Chris Brooks

What pushed tea factory workers to their boiling point?

In August the workers who supply Lipton’s entire North American market voted 108-79 to join Food and Commercial Workers (UFCW) Local 400.

They were fed up with an unrelenting schedule that produces constant fatigue, injuries, and broken relationships.

Lipton brings tea from around the world through the Port of Virginia. At its single 20-acre plant in nearby Suffolk, 200 workers roast, blend, package, and warehouse it, producing over 6 billion bags a year.

Tennessee’s infamous anti-union union is fading away for lack of members. Will Volkswagen’s rationale for keeping out a real union crumble with it?

The American Council of Employees, a business-financed rival to the United Auto Workers at Chattanooga’s VW plant, no longer meets the minimum membership threshold to qualify for meetings with management as part of the company’s so-called “Community Organization Engagement” policy.

Putting the Con in the Gig Economy

It’s called the Independent Drivers Guild—but the new organization for New York City’s estimated 35,000 Uber drivers is “independent” in name only.

Co-founded by Uber and the Machinists union, it's not a union, it has no collective bargaining rights, and it receives financial support from Uber.

Just how much support, we don’t know, since Uber and the Machinists won’t release their agreement—not even to drivers.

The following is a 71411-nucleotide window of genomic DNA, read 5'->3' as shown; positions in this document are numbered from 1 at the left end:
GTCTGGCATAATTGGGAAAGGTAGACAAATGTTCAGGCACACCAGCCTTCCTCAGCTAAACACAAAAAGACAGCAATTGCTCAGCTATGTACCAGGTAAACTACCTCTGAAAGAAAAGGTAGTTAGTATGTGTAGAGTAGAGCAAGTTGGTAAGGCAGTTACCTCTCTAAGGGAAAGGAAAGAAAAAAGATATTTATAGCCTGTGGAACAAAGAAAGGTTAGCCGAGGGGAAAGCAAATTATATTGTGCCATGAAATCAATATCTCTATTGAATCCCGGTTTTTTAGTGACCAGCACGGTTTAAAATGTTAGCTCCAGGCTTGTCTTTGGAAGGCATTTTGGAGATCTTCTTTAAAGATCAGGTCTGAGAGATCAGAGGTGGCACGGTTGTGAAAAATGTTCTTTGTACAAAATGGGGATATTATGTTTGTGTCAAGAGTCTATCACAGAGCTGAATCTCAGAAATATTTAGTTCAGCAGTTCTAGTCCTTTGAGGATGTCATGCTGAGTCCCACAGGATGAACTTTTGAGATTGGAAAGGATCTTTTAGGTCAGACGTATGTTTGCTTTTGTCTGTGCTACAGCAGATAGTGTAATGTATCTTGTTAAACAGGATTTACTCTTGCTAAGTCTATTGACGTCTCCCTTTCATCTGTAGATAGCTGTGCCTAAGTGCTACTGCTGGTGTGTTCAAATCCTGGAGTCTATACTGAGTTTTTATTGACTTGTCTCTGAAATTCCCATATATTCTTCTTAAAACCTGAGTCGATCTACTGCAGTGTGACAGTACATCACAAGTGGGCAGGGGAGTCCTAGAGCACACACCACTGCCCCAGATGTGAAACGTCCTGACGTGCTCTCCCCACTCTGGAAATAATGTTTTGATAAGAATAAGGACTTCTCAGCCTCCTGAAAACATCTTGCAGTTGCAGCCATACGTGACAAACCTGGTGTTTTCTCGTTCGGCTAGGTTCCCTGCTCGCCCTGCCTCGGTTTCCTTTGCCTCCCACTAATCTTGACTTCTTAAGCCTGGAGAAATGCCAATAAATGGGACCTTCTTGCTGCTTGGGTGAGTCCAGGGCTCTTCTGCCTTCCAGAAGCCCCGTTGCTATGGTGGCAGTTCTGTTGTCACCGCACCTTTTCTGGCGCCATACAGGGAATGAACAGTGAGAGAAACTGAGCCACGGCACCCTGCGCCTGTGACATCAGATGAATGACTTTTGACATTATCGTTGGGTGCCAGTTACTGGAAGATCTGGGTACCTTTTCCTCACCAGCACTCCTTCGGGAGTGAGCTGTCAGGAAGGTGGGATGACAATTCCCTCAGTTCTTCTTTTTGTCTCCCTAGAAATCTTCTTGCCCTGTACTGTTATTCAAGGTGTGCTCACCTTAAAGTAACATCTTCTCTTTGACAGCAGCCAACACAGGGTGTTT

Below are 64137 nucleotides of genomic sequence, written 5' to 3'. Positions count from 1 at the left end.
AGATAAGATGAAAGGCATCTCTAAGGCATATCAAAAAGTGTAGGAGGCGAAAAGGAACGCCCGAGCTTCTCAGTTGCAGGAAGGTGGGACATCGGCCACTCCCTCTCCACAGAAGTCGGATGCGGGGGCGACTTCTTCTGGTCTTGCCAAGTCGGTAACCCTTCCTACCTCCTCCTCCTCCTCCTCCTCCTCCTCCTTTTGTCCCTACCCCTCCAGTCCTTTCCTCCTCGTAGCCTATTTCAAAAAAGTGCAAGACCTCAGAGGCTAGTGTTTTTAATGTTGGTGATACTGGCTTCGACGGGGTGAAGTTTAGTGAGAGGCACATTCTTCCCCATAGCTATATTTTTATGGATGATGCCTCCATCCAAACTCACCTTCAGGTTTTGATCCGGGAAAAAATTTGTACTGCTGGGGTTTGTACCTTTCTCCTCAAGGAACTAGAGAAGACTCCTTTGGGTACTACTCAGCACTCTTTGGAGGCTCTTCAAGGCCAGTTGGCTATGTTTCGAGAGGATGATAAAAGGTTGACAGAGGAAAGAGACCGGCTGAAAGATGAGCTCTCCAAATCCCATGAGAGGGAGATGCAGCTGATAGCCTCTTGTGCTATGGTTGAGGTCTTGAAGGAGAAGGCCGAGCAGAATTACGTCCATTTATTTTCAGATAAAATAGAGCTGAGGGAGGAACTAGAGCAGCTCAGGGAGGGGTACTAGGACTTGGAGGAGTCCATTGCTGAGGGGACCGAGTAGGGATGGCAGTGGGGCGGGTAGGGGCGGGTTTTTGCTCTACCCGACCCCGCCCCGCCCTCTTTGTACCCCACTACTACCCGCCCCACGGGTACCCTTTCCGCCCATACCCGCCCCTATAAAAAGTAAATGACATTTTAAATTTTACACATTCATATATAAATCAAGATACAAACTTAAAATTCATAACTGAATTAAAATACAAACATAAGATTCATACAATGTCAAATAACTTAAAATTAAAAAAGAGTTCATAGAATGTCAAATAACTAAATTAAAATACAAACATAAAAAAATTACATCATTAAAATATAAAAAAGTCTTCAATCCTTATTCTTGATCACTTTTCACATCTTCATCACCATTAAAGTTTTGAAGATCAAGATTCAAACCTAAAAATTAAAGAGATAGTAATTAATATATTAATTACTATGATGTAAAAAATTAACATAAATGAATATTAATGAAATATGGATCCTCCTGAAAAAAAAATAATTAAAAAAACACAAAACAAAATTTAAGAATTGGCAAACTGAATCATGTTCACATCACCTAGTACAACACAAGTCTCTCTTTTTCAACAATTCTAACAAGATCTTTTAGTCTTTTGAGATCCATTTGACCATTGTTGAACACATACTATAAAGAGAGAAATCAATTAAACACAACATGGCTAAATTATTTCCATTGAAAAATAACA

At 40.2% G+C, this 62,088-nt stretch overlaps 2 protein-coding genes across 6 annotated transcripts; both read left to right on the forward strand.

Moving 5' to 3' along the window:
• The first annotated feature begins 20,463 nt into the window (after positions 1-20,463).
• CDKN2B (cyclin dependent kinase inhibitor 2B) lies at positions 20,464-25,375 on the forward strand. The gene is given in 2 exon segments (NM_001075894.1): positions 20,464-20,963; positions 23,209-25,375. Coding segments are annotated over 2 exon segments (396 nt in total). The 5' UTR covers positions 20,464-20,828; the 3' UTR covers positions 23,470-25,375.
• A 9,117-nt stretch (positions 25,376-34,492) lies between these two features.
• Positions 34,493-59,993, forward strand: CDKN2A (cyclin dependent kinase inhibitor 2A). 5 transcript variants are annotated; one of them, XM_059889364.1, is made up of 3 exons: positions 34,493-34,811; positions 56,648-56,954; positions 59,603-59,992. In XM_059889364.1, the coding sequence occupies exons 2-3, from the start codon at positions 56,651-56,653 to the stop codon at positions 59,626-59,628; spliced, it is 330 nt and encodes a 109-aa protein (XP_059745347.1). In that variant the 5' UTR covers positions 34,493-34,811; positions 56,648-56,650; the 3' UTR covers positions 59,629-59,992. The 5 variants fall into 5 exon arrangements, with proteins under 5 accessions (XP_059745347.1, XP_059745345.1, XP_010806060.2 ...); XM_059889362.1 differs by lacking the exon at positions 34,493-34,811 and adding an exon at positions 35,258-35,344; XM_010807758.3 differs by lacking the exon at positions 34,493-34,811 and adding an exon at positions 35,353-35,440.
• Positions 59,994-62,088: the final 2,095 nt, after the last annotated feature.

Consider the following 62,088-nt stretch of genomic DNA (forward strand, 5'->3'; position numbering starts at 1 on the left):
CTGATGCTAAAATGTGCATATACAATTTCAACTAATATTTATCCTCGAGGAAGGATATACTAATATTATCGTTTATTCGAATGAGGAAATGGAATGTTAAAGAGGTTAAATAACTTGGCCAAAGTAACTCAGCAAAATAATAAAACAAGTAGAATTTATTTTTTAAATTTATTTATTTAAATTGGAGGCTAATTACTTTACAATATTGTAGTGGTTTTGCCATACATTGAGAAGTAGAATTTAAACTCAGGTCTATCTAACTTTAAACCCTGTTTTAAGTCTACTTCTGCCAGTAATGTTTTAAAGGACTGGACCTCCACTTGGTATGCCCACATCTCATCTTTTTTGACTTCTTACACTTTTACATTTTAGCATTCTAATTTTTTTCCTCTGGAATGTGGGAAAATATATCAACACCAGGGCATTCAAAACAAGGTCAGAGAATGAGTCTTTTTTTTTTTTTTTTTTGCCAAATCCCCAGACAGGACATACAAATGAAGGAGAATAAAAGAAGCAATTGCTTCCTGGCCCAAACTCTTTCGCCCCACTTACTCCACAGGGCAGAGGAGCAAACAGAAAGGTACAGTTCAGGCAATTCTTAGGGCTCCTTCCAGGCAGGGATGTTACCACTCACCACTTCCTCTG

If you’ve attended a Fight for $15 rally or a Black Lives Matter protest in Chicago recently, chances are you’ve seen members of Future Fighters.

Their T-shirts proudly proclaim that they are “a movement of young leaders actively fighting against income inequality, racial profiling, police brutality, and homelessness; while engaging and educating other young workers who are taking direct action to unite and rebuild our communities.”

Where’s our economy headed? This is part two of our interview with Kim Moody, co-founder of this magazine and the author of many books on U.S. labor.

Despite the hype about the “gig economy,” Moody argued in Part 1 that the bigger change most workers are experiencing is the rise of the crappy-job economy. On the bright side, he pointed out how just-in-time production has created huge concentrations of workers—and vast potential for organizing.

Where’s our economy headed? Soon every factory worker will have to start driving for Uber, and the trucks will drive themselves—at least so the business press tells us.

But Kim Moody, co-founder of this magazine and the author of many books on U.S. labor, paints a different picture. Chris Brooks asked him to cut through the hype and describe what’s coming for working people and the opportunities for unions.

This is Part 1 of our interview with Kim Moody. Watch for Part 2, coming next week. —Eds.

As grocery industry standards erode, UFCW Local 21 is bucking the trend, building power through activism at work and alliances in the community.

Indiana factory workers defeated a two-tier wage and pension system by rebuilding their local from the bottom up.

Dealing with 'Freeloaders'

What if stewards didn't have to represent non-members? Just ask a Tennessee teacher whether that's a union-building or union-busting policy.

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